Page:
My friend David submitted a post on Facebook this week that struck a deep chord within me.
David works, lives and practices in a spiritual community. His post was a thoughtful reflection on the ongoing impact of his mentor and teacher, Steve. “…I’m surprised at how much he continues to teach me, even since his death. In some ways, his teachings are more alive and profound to me than ever before, with an expression that has become strangely, physically resonant and palpable… Deep gratitude for his ongoing presence and support in my life.”
I commented on David’s heartfelt post how helpful it was to read these words… his experience of his teacher reminds me of several of my mentors who have now died and yet they live on as a soul-force in my life.
Lines from a poem that arose from memory came to mind… an underground network… I have italicized the words that arose from memory from Wendy Maclean’s poem…
The Chaos of Rhizomes
Do not be afraid of the tangling, wandering chaos of rhizomes. You do not own the green of the grass You cannot make the rain court the tender blades You are not the keeper of the seeds
The strength that breaks through concrete is only a grass stain or a tickle in your nose when you’re lying in a meadow
The network is underground like the prayers of long-dead saints working miracles out of season.
You do not know where you start or where you end in this clump of earth. So just enjoy the growing and the dandelions that interrupt your plans with yellow disdain for certainty.
The poet offers me two playful possibilities about this underground network of long-dead saints.
There is the ancient Christian understanding that the saints intercede for the living- they advocate for us and their constant love for us activates grace in the world.
The other understanding for me is that their love has been ‘time-delayed-activated’… their actions, intentions, prayers and love have an emerging effect… almost imperceptible… invisible… indiscernible… until they are revealed in the present moment as miracles out of season… small active tendrils of reality that continue to grow deep below the surface until they break through the cracks of the world… these roots surface as you and me. And so it will be with my love and prayers someday… offered for the next generation as an underground network of compassion.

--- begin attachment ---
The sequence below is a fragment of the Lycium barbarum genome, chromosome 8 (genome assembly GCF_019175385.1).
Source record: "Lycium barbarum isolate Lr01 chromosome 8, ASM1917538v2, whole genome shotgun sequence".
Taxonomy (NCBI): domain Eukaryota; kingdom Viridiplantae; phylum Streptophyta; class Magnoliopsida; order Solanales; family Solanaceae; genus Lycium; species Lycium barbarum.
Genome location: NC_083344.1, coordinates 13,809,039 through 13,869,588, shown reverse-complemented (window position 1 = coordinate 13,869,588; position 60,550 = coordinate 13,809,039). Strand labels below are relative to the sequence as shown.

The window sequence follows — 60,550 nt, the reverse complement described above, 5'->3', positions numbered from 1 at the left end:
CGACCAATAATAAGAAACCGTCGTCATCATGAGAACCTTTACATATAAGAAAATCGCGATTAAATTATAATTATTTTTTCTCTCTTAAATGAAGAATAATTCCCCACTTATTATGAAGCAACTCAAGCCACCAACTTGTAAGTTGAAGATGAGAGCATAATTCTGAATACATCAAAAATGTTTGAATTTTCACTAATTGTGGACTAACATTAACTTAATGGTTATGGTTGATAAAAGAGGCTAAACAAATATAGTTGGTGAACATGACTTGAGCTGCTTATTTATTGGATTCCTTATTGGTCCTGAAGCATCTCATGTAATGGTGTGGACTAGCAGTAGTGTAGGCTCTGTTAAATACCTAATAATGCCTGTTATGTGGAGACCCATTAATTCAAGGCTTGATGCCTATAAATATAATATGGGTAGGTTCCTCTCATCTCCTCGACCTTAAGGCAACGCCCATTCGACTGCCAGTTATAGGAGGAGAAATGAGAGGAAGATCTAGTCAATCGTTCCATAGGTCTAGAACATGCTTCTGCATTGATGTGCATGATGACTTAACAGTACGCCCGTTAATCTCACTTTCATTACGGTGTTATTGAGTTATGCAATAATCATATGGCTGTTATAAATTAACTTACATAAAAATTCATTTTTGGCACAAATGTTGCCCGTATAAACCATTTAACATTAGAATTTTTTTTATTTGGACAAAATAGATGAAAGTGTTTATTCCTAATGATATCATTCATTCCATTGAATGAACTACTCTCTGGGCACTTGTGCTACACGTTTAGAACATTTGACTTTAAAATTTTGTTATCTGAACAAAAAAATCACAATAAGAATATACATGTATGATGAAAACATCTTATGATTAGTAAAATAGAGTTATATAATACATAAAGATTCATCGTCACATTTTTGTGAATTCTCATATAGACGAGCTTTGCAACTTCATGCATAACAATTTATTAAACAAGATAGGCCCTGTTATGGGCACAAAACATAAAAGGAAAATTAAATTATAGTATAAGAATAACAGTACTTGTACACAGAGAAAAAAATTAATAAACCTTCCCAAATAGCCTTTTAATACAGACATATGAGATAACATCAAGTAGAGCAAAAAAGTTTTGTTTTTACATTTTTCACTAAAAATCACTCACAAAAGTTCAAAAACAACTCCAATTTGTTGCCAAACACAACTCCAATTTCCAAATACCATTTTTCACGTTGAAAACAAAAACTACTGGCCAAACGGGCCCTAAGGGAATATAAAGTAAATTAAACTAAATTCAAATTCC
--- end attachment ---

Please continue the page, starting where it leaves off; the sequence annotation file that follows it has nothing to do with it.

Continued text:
And so Steve’s loving presence continues to push through the surface of David’s heart in a way that is ‘strangely, physically resonant and palpable’.
As I was pondering this, I have been reading over the Christmas break from Jean Vanier’s Community and Growth… although this reading below is about the living people of deep prayer and practice, I wonder if ‘hidden pumps irrigating dry land’ might also include our mentors who are no longer alive in body. And so I begin this new year with a deep gratitude for all my ‘lightning conductors of grace’…
I’m deeply convinced that people of action can do nothing unless they are in communion and rely on those who accept their own suffering, immobility, and prayer, and offer these to bring life. Men and women of prayer, hidden in monasteries and hermitages, sometimes living in great pain, are like hidden pumps irrigating dry land… people who are old and sick and offer themselves to God can become the most precious members of a community- lightening conductors of grace, secret pumps. There is a mystery in the secret strength of those who bodies are broken, who seem to do nothing all day, but who remain in the presence of God. Their immobility obliges them to keep their minds and hearts fixed on the essential, on the source of life itself.